For example:

/* this source is index 0 and is calling index 1 with 2 inputs */
five six: call<1>(1 2);

/* this source is index 1, it expects 2 inputs */
one two:,
three four: int-add(one two) 4,
five six: 5 int-add(three three);

It is an error to try to take more items off the called stack than exist in that stack.

It is valid to use inputs as outputs.

For example, this is valid:

one: call<1>(1);


Data structures and execution

Rainlang currently only has individual values (no lists) and there are no negative numbers or decimal numbers.

No negative numbers

This is largely due to needing to interface with standards like ERC20 and the EVM itself, but over time we will try to smooth over these details. For example, if we included negative numbers by default, and you got an "infinite approval" amount from ERC20 tokens, it would look like -1 was approved 😅 .

At some point we will probably implement negative numbers with adapters to/from all the implemented external interfaces, with some logic to handle all the weird edge cases where a direct conversion is not possible.

One thing to note about this is that this makes subtracting below zero an error unless the saturating math is used (which sets anything below 0 to 0).

For example, this will revert:

_:int-sub(2 3);

No decimal numbers

This is probably easier to fix than the negative number situation. Basically, there are no decimal numbers in the EVM at all. What is really happening when you have 1.5 DAI, is that you have 15e17 DAI, and then the token treats 1e18 as "one".

If you're not familiar with e notation, basically it is the number of zeros to add after the digits. So 1e2 is 100 (2 zeros). 1e18 is a big number.

Treating 1e18 as "one" is also the convention adopted by ETH itself, as there are 1e18 wei in a single ETH, similar to how there are 100 million satoshis in a bitcoin.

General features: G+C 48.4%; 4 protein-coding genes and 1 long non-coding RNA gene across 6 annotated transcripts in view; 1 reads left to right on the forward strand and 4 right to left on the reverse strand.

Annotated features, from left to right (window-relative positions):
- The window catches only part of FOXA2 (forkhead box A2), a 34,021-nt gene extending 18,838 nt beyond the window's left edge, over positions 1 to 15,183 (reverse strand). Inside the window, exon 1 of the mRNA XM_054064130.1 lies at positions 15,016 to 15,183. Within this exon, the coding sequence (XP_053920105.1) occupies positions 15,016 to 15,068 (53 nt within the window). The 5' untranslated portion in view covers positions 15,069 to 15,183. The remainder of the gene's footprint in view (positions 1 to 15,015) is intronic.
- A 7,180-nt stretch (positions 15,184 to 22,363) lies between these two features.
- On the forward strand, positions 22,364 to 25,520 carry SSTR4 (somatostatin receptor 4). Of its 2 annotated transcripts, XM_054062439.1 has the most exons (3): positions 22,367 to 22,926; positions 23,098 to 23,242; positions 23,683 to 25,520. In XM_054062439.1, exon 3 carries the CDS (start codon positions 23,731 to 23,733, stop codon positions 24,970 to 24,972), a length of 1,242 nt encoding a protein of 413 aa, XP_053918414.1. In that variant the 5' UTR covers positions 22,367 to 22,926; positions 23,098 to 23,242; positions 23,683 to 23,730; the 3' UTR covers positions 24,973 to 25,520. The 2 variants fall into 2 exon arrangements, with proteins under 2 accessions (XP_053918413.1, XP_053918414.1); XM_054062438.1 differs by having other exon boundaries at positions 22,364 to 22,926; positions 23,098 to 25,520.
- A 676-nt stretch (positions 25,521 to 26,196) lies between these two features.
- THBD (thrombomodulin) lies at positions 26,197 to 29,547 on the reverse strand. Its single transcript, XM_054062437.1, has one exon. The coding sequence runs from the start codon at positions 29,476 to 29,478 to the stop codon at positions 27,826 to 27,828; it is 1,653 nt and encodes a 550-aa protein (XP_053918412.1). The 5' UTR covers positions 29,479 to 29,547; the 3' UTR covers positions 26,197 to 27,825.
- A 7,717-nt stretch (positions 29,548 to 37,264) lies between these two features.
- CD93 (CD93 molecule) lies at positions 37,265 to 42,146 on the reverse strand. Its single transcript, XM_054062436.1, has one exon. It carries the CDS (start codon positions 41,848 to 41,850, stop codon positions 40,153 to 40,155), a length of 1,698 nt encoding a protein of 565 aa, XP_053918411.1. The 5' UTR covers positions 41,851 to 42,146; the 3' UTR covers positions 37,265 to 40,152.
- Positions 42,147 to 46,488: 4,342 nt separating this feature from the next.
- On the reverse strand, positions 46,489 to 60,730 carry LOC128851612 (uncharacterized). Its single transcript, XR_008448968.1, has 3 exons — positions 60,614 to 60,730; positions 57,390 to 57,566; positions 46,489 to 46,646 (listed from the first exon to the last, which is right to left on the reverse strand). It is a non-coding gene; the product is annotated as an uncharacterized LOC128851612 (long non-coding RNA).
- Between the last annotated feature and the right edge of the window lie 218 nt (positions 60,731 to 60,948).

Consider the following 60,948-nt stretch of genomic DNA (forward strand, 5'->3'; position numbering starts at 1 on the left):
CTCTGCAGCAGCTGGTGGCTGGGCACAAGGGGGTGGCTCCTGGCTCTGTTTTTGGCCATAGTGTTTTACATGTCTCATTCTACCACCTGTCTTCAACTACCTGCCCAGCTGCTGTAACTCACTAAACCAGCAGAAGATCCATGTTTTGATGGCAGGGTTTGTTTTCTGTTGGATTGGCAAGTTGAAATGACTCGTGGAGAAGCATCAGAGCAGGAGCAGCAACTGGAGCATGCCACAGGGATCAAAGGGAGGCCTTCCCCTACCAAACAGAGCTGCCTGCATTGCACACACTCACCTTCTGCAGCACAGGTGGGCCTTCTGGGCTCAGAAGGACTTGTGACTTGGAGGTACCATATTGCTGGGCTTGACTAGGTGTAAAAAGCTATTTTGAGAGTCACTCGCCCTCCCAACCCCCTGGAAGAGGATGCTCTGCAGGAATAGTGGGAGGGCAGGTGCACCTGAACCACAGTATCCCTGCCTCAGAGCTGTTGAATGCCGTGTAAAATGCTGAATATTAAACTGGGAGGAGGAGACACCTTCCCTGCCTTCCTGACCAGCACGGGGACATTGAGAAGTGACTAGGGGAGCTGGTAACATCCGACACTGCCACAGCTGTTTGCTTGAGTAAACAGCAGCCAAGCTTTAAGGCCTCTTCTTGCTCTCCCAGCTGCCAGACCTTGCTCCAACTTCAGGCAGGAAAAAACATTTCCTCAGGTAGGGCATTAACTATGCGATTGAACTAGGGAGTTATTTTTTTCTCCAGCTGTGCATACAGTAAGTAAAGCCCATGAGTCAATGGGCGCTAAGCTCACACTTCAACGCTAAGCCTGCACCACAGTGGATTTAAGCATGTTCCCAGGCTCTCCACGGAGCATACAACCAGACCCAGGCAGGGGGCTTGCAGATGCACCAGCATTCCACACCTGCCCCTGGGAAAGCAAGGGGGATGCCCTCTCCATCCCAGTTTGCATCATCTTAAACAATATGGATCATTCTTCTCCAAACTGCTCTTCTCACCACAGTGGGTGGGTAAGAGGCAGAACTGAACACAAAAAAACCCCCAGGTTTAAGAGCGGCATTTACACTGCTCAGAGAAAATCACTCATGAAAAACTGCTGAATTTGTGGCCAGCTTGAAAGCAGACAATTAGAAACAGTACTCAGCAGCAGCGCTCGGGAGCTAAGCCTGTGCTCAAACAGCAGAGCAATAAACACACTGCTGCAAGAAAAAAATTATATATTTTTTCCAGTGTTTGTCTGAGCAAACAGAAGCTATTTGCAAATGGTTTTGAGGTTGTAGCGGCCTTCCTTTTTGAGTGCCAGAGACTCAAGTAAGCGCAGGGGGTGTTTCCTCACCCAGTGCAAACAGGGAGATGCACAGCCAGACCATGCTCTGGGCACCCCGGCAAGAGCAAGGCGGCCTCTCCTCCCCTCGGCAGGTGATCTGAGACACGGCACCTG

As this is the closest thing to an "official" decimal implementation, we adopt it by convention with most math functions having both an int- (integer) and decimal18- (fixed point decimal 18) version.

Over time we will probably move away from int- style words altogether and normalize everything around decimal18 logic.

Only 0 is false

Every value other than 0 is considered "true" by the standard logic words.

Even "" (empty string) is truthy on newer versions of rainlang (older versions of rainlang treated "" as 0).

Sub parsed literals are false/true depending on whether they parse to 0 or not according to the sub parser.

Everything is eager

Rainlang doesn't have laziness. This means that if you use if then all three of the inputs are evaluated before the if runs.

Usually you won't notice the difference between lazy/eager evaluation, but it can cause issues if one of the arms reverts.

For example, you may be tempted to avoid a negative number like this:

_: if(greater-than(big small) int-sub(big small) small);

But you'll find that int-sub(big small) always runs, even if the if condition evaluates to false, and therefore still errors.

In this case there is a int-max word that does the same thing without triggering errors.